With just under seven minutes left in Sunday’s NFC wild-card playoff game and the Packers trailing by three points, Cobb snagged a 25-yard pass from quarterback
The big play made it first-and-goal, but when the Packers couldn’t punch it in and had to settle for a game-tying field goal, all Cobb was thinking about as he watched the 49ers drive the other way for a walk-off field goal was that tackle at the 9.
“If I score on that last drive, that forces them to have to go down and score and puts our defense in a better position,” Cobb said after the heartbreaking and season-ending 23-20 loss. “I take blame for putting my defense in that position.”
“I’ve got to get better at breaking tackles,” he continued. “If I want to be a great player, not just a good player, I have to do more, I have to be more. I’m going to let this pain I feel right now fuel me to come back stronger and better next season.”
Cobb’s not the only Packers offensive player with a regret or two. Fellow receiver
The first one came on third-and-8 from the Green Bay 46 early in the third quarter. Rodgers scrambled and then fired long down the middle to Jones, who went up between two defenders and was the first to touch the ball, but it caromed away and the Packers had to punt.
Then in the fourth quarter, Jones was one-on-one with cornerback Tramaine Brock on a back-shoulder throw deep down the sideline but came up empty again, though the Packers still eventually scored a TD on that drive.
“We just didn’t make enough plays, myself included,” Jones said. “I left plays out there, plays that I normally make. You’ve got to make those plays. I didn’t make them for my team. When you get in the playoffs, every play counts.”
Slow start: The Packers offense went three-and-out on its first three drives but might have gotten going sooner had the defense been able to come up with an early turnover it almost had.
On San Francisco’s opening offensive possession, which ultimately ended with a field goal, rookie cornerback
It did take a turnover for the offense to finally seize some momentum. With the 49ers looking to build on an early 6-0 lead in the second quarter, cornerback
“You don’t get a chance to hit quarterbacks too often, so I saw a perfect opportunity in front of me,” Williams said. “Kaepernick, he’s a tough competitor. We did need a spark at that point.”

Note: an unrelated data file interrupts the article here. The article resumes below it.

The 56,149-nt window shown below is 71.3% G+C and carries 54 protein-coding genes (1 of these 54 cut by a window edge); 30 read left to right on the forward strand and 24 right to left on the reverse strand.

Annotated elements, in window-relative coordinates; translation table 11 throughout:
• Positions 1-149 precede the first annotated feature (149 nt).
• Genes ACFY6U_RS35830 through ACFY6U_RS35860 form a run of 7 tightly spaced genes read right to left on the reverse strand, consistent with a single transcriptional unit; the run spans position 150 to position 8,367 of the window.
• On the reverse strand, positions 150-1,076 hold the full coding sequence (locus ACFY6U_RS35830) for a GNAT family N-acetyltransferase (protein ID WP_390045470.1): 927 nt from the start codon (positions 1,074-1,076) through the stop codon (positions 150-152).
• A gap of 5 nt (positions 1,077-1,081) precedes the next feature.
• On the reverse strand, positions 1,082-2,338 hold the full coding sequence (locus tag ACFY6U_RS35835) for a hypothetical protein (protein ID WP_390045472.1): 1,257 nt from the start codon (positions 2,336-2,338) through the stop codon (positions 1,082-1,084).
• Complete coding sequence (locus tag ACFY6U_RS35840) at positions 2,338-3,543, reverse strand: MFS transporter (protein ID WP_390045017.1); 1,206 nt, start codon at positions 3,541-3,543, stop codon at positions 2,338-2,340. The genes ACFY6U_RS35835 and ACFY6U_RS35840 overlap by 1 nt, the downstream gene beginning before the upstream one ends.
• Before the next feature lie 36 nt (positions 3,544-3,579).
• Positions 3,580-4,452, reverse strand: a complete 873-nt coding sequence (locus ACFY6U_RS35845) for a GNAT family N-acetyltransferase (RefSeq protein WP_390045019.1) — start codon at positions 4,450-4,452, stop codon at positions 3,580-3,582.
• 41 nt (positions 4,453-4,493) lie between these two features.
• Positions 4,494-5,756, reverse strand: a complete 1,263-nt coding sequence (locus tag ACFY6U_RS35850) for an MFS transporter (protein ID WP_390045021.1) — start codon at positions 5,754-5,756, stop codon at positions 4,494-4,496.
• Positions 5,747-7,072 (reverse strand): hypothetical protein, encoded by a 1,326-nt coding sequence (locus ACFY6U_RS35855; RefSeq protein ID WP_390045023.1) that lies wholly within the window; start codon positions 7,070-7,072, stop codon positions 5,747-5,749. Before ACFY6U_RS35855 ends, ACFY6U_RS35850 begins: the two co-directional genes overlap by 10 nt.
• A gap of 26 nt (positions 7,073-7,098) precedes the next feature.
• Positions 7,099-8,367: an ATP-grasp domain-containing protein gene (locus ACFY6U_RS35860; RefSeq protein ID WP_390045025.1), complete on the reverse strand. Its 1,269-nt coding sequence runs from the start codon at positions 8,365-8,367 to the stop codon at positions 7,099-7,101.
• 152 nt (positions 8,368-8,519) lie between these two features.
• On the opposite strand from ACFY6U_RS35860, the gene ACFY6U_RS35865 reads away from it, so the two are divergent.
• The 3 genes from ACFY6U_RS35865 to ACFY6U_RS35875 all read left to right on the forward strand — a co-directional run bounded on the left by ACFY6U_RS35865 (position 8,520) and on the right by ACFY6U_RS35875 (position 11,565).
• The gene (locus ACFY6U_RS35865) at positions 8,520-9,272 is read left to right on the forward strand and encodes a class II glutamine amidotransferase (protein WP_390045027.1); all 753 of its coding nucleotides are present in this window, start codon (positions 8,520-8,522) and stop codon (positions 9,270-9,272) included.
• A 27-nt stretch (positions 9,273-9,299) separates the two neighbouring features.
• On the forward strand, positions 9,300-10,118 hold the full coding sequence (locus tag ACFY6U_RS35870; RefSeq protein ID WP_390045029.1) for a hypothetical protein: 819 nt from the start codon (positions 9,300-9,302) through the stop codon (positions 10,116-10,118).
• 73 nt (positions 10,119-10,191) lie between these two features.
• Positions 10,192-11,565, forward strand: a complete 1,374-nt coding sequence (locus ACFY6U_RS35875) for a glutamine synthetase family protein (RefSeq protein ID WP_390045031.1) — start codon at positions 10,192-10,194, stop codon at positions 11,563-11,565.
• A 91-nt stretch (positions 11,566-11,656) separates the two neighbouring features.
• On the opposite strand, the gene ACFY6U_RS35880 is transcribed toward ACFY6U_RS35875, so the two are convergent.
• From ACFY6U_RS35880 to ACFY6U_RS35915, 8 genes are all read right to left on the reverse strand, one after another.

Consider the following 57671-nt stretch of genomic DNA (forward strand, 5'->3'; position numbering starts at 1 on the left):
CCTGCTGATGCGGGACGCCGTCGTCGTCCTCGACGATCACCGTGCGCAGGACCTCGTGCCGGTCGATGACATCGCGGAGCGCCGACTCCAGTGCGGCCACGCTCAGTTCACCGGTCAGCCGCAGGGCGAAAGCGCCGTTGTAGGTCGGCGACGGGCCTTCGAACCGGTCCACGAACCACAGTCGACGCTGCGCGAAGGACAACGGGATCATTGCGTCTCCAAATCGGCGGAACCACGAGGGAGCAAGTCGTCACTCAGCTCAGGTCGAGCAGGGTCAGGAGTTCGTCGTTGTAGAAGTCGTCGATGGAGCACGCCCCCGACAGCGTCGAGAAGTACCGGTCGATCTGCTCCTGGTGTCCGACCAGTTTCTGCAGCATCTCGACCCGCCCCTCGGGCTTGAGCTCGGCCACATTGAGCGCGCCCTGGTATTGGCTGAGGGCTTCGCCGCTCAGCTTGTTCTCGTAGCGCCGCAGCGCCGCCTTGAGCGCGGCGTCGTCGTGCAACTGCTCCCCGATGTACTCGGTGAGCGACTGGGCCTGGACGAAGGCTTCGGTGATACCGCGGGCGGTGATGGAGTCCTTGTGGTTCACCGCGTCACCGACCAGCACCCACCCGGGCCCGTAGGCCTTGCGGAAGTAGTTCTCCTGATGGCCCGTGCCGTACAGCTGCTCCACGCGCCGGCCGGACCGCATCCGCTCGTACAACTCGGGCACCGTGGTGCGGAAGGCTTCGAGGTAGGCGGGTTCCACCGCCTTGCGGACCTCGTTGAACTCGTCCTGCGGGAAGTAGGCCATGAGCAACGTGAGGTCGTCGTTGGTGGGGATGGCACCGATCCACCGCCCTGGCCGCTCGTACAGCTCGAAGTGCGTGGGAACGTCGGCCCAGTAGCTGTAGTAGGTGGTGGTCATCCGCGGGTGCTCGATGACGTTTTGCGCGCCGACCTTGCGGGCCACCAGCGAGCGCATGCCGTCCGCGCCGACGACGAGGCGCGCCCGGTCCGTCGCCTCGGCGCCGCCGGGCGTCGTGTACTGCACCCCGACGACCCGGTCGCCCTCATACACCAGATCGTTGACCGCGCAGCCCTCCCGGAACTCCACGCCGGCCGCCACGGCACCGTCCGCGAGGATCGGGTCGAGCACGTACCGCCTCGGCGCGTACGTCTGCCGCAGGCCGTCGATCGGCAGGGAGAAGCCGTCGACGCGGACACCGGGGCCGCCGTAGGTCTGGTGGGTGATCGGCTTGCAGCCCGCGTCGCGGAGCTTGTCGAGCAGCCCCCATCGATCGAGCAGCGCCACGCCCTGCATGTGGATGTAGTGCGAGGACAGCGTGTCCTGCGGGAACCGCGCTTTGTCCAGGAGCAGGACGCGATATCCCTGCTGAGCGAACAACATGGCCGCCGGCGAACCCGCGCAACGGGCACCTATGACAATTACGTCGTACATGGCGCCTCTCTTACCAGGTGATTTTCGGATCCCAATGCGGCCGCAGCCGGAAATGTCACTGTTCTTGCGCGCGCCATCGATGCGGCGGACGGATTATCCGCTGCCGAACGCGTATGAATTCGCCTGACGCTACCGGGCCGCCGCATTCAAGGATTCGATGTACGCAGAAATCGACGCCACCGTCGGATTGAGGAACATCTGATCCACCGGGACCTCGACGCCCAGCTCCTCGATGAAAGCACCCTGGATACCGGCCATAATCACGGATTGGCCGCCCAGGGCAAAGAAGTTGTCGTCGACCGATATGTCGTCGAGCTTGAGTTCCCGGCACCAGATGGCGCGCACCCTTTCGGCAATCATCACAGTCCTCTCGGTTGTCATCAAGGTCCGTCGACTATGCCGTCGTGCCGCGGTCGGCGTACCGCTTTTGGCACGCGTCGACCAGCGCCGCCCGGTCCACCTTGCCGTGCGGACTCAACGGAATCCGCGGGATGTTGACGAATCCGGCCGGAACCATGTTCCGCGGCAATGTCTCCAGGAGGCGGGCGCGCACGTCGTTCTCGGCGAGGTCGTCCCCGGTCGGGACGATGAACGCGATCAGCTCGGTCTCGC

The offense converted that turnover into a 70-yard TD drive and then added a field goal before halftime as well.
Full support: Asked whether they thought Defensive Coordinator Dom Capers should remain in charge of the Packers defense after a steady fall in the league rankings the second half of the regular season, multiple Packers defenders stood behind their veteran coach.
“Of course, 100 percent,” Hawk said.
The 49ers finished Sunday’s game with 381 yards of total offense, a far cry from the last two defeats to San Francisco (579 in last year’s playoffs, 494 in Week 1 this season).
“Absolutely, I think Dom did a great job,” veteran defensive lineman
Uncertain futures: Among several players eligible for free agency, the Packers have three mainstays on defense they will be making contract decisions on in the next few months.
“I’m not thinking about my future now,” Pickett said. “I’ll do that next week. It just hurts losing to the San Francisco 49ers.”
More hype than bite: For all the hype about the Arctic cold coming to Green Bay on Sunday, the game was played in warmer temperatures than anticipated.
Kickoff temperature was 5 degrees with a wind chill of minus 10, and it was still above zero in the second half, when earlier forecasts predicted a plunge below zero and dangerous wind chills coming.
Those were still expected late Sunday night, but players said afterward the cold didn’t have the impact on the game many thought it would.
“I don’t think much at all,” said receiver
The kickoff temp of 5 made this the ninth-coldest game in Packers history.Complete game coverage